Unless your ultimate dream is to live a self-sufficient life off the grid in a yurt, you’ll likely end up carrying a few debts. Debt itself isn’t inherently bad. Without debt in the form of a mortgage, for example, many people could never buy a home. Auto loans, home equity loans and credit card balances are all examples of debts that, when managed wisely, can make your life easier. Unfortunately, not everyone can or will pay up when the bill comes due. If your lender’s standard debt recovery methods prove futile, your unpaid balance will eventually fall into the hands of debt collectors. Debt collectors have a variety of harrowing methods at their disposal to ensure that you pay what you owe–whether you want to or not.
Debt Collection Lawsuit
One of the most common mistakes debtors make is ignoring a court summons from a collection agency. In many cases, if you respond to the summons and show up in court, the collection agency will either withdraw the case or simply fail to appear–leaving you victorious. Keep in mind that the collection agency likely has numerous lawsuits in progress around the country. Sending a representative to each court date is expensive and sometimes impossible. In addition, debt collectors often lack documentation proving that the debt they claim you owe is even valid. If you don’t appear in court, however, the collection agency wins its case by default and receives a legal judgment against you. The judgment gives the collector the ability to seize payment from you without your consent.
A legal judgment gives a debt collector the right to request a writ of execution from the court. The company can then serve the writ of execution on your employer. This forces your employer to set aside a portion of your wages from each paycheck to send to the collection agency. The garnishment process will continue until either the judgment is paid in full or you find a new employer. Finding a new employer doesn’t save you from garnishment permanently. As soon as the collection agency finds out where you are working, it will force your new employer to garnish your wages as well.
Similar to wage garnishment, a bank levy occurs when a debt collector uses its legal judgment to serve your bank a writ of execution. This forces the bank to freeze your accounts. You’ll have a grace period in which to contest the levy or claim the funds in your bank account that are exempt from seizure, such as Social Security payments, child support, or alimony. The grace period to contest a bank levy varies by state. As soon as the grace period expires, your bank will turn over all available funds in your account to the collection agency. If there is not enough money in your bank account to cover the amount you owe, the collection agency may repeat the process periodically until it recovers the full amount.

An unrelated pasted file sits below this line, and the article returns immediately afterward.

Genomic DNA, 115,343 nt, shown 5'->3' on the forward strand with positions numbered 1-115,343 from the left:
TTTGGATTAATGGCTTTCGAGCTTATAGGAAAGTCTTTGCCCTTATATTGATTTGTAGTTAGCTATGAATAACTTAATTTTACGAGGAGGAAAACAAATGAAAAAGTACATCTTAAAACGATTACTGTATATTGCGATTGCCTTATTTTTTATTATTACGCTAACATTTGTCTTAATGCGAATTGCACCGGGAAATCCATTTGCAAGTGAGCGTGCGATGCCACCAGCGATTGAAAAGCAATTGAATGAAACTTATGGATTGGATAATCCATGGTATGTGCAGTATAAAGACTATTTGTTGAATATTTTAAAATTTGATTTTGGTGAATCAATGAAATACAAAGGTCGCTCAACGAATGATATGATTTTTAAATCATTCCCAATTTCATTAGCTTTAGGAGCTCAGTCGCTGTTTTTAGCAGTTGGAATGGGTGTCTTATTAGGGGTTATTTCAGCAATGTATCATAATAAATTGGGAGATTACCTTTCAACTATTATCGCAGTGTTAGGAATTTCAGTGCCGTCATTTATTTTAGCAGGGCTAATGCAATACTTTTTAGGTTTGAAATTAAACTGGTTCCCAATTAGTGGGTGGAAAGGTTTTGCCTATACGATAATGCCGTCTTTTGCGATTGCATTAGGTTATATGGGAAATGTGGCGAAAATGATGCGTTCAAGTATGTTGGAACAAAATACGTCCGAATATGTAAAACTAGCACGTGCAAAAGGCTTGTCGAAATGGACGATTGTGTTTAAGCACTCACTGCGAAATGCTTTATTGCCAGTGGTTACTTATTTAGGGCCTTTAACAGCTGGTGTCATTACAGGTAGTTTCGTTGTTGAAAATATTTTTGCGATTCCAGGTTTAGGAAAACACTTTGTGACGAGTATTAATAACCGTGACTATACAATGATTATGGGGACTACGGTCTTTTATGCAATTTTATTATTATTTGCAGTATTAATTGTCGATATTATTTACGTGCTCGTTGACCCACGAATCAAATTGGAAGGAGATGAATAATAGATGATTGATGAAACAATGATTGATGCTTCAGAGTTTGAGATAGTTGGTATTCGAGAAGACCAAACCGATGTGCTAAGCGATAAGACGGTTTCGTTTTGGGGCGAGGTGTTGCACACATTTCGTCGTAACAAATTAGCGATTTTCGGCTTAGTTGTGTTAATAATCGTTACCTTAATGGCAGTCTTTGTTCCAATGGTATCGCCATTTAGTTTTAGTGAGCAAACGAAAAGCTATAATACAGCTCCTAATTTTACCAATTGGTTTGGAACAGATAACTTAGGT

Just because a collection agency has a judgment against you, that does not automatically mean that the company can garnish your wages or levy your bank accounts. If, for example, you are unemployed, you have no wages for a debt collector to seize. Similarly, if your bank account contains only exempt funds, a bank levy isn’t possible. When a collection agency cannot enforce a judgment any other way, the company may opt to place a lien against property you own. A lien gives the collector the right to seize and sell the property as long as it pays off any additional lien holders. If, for example, a collection agency used a property lien to foreclose on your home, it would have to pay off your remaining mortgage balance with the sale proceeds before applying the remainder to your debt.
Although the consequences for not paying your delinquent debts may seem dire, not all debt collectors resort to lawsuits. Lawsuits are expensive and time-consuming. As a result, collection agencies generally reserve legal action for particularly large debts. Your unpaid cell phone bill or those library fines you ignored may end up in collections, but they aren’t likely to land you in front of a judge. Even if you owe a significant amount, most collection agencies would rather work out a payment plan with you than go through the process of obtaining and enforcing a judgment.